Our first long trip with the van and it was a good time. We did a better job of packing our gear and clothes for this race so we had a little more room in the van than at the last 24 hour race. What made this trip nice was the ability to set up "base camps" for a few days at each location. We got to Hurricane on Thursday and set up our usual 24 hour race pit with the two tents, the bike stand and everything we would need to make the race smooth. That completely empties out the van, and we have a nice living room in the CostCo tent. But the set up and tear down of that pit area takes forever! Not something we wanted to do even every other night! So it was important to re-pack the van with all the little things easy to get when we tore down Sunday night. Our riding clothes, the food, the table and cooking supplies and the coolers. By the end of the trip, we'd have the camp set up and tear down dialed. I also got really good at cooking on our little campstove from when the turtle died. It was a little chilly making coffee in mornings, but made the hot coffee taste even better.
|Sunset over Zion from Gooseberry Mesa|
Monday we camped on Gooseberry Mesa. Not the best of sites - if the wind had picked up it would have been very cold. It was already a chilly night with the clear skies. But we had a nice, level spot for the van, a few trees and great trail access right from our "front door." We could also make a fire since there was an established ring. Monday was kinda dreary and overcast, but the clouds lifted as the sun was setting, leading to some beautiful skies. Zion was aglow with the setting sun behind us and the mountains to the north were draped with a blanket of clouds. Just as darkness filled the mesa, the thin sliver of the moon peeped into view above the western horizon, hiding in the deep purple clouds. We were treated to stars like we never see in Colorado Springs. A sky full of them - too many to count, with the slash of the Milky Way clearly visible above us.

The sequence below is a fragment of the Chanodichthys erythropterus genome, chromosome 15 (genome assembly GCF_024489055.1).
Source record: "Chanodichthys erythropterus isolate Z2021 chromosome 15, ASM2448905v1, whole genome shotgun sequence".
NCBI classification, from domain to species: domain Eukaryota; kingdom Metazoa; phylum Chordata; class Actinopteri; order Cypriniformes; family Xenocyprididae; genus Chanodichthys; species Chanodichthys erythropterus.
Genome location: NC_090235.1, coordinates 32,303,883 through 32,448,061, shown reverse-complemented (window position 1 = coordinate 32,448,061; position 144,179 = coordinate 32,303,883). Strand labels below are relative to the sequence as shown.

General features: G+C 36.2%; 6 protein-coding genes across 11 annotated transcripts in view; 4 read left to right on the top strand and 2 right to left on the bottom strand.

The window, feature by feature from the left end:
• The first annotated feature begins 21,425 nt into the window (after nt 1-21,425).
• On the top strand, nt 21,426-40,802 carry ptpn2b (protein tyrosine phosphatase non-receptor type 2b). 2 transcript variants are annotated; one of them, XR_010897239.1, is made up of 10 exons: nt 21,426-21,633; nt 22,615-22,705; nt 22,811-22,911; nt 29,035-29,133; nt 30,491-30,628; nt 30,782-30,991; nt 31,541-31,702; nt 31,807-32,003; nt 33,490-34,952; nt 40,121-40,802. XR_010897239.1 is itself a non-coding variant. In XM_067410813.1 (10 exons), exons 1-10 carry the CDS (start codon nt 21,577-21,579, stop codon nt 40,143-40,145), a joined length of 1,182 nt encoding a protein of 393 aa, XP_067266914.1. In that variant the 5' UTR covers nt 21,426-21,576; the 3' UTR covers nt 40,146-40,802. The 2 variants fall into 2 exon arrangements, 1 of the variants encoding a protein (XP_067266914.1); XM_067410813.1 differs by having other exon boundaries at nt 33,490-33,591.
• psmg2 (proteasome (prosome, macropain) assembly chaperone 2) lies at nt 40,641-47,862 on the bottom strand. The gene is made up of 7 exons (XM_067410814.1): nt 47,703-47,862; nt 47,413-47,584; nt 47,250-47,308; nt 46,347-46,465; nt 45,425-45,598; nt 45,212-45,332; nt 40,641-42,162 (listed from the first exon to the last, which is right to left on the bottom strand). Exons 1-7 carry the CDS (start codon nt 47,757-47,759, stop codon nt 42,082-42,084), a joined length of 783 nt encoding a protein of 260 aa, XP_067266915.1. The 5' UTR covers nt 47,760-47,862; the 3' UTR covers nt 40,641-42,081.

|Another great sunset shot from Gooseberry|
|Nick - the "Pit Boss" getting my Stumpy ready to ride. Working dropper post? Yes please!|
|Choosing a beverage after getting an awesome fire started|
We headed to Moab after our ride on Tuesday and found a secluded spot near the northern end of Sovereign Trail. That was home for Tuesday and Wednesday. Again, we saw no one else around. Just the quiet of the desert. It was so peaceful. No technology beeping every five seconds - not even the temptation to check to see what was going on. Without service for most of the trip, it was a great break and a dose of reality into what's important. Something I need to balance better. The quiet was also a treat. No constant traffic noise, no people talking - just stillness. This time, the moon was larger, hanging high in the sky as the sun's warmth faded. Nick got another fire going and we just sat together, watching the embers and flames toying with the wood.
|Sunrise on camp just north of Moab|
|Getting ready to ride Sovereign trail|
With the planned attempt at Porcupine Rim on Friday, we were going to relocate to a campground in Moab for Thursday night. A shower would be good after a few days and some fun rides without. Hot wash cloth and baby wipes can only do so much! But when we abandoned the Rim, we decided to head straight to Fruita. Highline Lake State Park had showers and the camping in the state parks is usually pretty cheap. Not that that really matters, but... It would also set us up for getting to the Mack Ridge trails easily. There were two other groups in the campground - and one was the host! So another quiet night seemed likely. We both took showers, I cooked dinner and we sat around the fire to eat. Nick stayed up like he always did to make sure the fire went out. I was in the van and heard him making a racket. Odd. A few minutes later, he opened the van door "We just got stormed by four raccoons! Those critters came running the minute the fire went out!" Seemed like they were ready for some tasty treats left out by lazy campers! Well, that does not describe Nick at all and they were out of luck.
|The moon and Saturn above our campsite - a nice view that we never see in COS|
In the end, I can see the appeal towards getting off the grid and just riding and being with someone important. It's easy to allow all the distractions to work their way into life and to start believing that it's more important than it really is. Not having that for over a week was good for me. A chance to step back and enjoy what I have, not wondering about what everyone else has.